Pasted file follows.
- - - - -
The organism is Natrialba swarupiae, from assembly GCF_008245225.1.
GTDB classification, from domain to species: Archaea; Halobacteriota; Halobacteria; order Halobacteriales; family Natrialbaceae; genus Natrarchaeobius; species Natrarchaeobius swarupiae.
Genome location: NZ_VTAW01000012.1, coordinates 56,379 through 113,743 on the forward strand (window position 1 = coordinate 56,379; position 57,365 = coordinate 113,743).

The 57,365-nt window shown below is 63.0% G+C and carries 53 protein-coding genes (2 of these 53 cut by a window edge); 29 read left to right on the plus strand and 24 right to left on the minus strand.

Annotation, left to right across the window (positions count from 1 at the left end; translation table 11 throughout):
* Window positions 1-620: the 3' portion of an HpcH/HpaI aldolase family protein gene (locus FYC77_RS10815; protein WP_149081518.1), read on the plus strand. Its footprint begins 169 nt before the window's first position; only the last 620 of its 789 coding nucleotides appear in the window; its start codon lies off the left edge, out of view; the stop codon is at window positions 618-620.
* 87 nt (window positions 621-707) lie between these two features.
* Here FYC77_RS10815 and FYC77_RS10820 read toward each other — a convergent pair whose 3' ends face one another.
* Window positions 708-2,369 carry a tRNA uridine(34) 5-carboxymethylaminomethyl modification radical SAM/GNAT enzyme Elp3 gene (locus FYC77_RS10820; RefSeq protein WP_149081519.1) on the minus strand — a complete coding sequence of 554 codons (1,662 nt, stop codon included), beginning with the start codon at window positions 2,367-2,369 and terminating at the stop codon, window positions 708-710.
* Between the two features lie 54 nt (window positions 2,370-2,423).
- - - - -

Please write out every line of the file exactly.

The organism is Natrialba swarupiae, from assembly GCF_008245225.1.
GTDB classification, from domain to species: Archaea; Halobacteriota; Halobacteria; order Halobacteriales; family Natrialbaceae; genus Natrarchaeobius; species Natrarchaeobius swarupiae.
Genome location: NZ_VTAW01000012.1, coordinates 56,379 through 113,743 on the forward strand (window position 1 = coordinate 56,379; position 57,365 = coordinate 113,743).

The 57,365-nt window shown below is 63.0% G+C and carries 53 protein-coding genes (2 of these 53 cut by a window edge); 29 read left to right on the plus strand and 24 right to left on the minus strand.

Annotation, left to right across the window (positions count from 1 at the left end; translation table 11 throughout):
* Window positions 1-620: the 3' portion of an HpcH/HpaI aldolase family protein gene (locus FYC77_RS10815; protein WP_149081518.1), read on the plus strand. Its footprint begins 169 nt before the window's first position; only the last 620 of its 789 coding nucleotides appear in the window; its start codon lies off the left edge, out of view; the stop codon is at window positions 618-620.
* 87 nt (window positions 621-707) lie between these two features.
* Here FYC77_RS10815 and FYC77_RS10820 read toward each other — a convergent pair whose 3' ends face one another.
* Window positions 708-2,369 carry a tRNA uridine(34) 5-carboxymethylaminomethyl modification radical SAM/GNAT enzyme Elp3 gene (locus FYC77_RS10820; RefSeq protein WP_149081519.1) on the minus strand — a complete coding sequence of 554 codons (1,662 nt, stop codon included), beginning with the start codon at window positions 2,367-2,369 and terminating at the stop codon, window positions 708-710.
* Between the two features lie 54 nt (window positions 2,370-2,423).